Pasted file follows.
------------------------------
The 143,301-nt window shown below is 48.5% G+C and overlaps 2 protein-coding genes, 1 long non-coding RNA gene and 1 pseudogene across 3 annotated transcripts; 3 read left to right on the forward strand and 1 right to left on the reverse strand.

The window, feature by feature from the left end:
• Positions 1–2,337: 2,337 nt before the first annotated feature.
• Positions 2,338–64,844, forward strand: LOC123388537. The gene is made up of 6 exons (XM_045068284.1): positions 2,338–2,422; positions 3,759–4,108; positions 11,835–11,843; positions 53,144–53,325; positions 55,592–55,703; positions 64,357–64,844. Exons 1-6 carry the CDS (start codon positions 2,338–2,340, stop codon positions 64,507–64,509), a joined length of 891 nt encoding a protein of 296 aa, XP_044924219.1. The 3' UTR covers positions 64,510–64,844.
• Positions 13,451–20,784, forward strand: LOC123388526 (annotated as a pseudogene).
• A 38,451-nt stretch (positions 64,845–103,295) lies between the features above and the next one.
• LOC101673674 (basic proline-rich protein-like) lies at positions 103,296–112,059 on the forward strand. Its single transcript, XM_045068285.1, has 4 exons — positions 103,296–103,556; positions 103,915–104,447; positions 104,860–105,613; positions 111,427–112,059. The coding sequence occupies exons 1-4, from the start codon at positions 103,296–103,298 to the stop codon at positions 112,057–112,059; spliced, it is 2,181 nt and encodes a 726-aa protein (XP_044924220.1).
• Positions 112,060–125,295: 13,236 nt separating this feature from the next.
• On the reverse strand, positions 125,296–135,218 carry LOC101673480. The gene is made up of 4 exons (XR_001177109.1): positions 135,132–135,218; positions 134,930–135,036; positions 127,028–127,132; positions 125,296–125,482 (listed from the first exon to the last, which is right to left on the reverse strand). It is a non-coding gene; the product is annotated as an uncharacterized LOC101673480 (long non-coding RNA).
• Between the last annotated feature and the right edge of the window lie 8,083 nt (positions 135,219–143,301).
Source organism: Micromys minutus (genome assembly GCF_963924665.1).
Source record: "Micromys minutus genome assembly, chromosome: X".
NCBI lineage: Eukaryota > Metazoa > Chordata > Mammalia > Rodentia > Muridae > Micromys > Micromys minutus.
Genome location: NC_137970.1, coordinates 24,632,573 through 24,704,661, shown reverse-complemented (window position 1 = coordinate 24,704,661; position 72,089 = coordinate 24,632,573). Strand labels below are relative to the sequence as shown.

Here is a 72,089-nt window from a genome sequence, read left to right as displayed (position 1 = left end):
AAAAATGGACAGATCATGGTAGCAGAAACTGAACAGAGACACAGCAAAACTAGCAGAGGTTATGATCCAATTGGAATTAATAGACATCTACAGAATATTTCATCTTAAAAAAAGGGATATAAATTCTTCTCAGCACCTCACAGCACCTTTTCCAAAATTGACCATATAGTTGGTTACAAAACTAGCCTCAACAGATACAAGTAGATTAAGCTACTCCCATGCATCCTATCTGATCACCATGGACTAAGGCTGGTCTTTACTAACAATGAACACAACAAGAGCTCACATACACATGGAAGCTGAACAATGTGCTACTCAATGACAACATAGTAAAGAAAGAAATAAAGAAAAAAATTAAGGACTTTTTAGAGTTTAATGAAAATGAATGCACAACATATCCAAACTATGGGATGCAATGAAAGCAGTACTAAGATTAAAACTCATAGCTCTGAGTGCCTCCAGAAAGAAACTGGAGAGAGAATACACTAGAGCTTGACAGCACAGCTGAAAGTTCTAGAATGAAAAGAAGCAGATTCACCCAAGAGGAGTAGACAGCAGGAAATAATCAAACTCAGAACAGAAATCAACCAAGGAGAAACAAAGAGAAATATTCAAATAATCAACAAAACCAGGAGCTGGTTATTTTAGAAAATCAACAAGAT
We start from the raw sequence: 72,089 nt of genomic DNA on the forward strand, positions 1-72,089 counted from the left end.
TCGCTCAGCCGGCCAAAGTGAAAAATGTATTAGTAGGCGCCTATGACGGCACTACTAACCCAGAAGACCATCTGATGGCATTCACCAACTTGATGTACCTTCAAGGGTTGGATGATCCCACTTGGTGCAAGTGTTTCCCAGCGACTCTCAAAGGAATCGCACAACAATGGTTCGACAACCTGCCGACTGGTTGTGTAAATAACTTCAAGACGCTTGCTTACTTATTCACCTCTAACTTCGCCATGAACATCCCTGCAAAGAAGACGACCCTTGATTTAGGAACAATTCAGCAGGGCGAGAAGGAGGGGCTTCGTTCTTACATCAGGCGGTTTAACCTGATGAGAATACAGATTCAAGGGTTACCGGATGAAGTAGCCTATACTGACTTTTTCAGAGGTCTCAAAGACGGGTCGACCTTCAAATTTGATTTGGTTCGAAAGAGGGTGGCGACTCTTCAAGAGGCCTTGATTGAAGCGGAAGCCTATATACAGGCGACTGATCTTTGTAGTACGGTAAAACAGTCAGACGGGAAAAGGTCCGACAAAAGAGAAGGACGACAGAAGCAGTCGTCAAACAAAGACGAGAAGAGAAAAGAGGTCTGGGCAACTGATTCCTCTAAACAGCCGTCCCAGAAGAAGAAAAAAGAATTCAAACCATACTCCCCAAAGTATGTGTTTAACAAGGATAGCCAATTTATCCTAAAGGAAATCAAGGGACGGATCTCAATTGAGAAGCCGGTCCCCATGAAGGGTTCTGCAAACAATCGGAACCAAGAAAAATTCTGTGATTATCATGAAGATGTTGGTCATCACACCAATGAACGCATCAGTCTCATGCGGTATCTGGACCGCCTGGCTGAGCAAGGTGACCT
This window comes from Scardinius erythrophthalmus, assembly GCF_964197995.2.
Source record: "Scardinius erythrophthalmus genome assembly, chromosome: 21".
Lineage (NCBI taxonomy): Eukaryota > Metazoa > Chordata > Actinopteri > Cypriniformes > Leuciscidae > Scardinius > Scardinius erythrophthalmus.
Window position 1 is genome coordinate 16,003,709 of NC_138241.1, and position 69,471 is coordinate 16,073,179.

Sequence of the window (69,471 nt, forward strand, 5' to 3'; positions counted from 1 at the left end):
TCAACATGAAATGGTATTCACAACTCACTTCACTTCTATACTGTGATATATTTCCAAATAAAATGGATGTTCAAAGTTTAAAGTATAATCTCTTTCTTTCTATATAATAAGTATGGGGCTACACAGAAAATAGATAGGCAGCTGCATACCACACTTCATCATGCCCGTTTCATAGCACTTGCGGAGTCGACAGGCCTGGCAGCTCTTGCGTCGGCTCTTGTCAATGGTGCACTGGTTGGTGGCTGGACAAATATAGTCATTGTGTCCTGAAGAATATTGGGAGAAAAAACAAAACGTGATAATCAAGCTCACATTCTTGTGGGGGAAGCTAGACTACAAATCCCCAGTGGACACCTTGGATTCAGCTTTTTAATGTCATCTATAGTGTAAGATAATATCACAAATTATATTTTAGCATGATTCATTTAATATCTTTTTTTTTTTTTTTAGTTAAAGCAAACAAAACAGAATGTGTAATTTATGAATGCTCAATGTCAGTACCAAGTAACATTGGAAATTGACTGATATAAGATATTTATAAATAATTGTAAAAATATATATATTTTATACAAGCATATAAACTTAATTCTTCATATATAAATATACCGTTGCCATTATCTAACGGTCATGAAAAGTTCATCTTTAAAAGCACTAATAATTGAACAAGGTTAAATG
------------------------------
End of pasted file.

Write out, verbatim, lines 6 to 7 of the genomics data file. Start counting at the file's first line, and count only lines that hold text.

• A 38,451-nt stretch (positions 64,845–103,295) lies between the features above and the next one.
• LOC101673674 (basic proline-rich protein-like) lies at positions 103,296–112,059 on the forward strand. Its single transcript, XM_045068285.1, has 4 exons — positions 103,296–103,556; positions 103,915–104,447; positions 104,860–105,613; positions 111,427–112,059. The coding sequence occupies exons 1-4, from the start codon at positions 103,296–103,298 to the stop codon at positions 112,057–112,059; spliced, it is 2,181 nt and encodes a 726-aa protein (XP_044924220.1).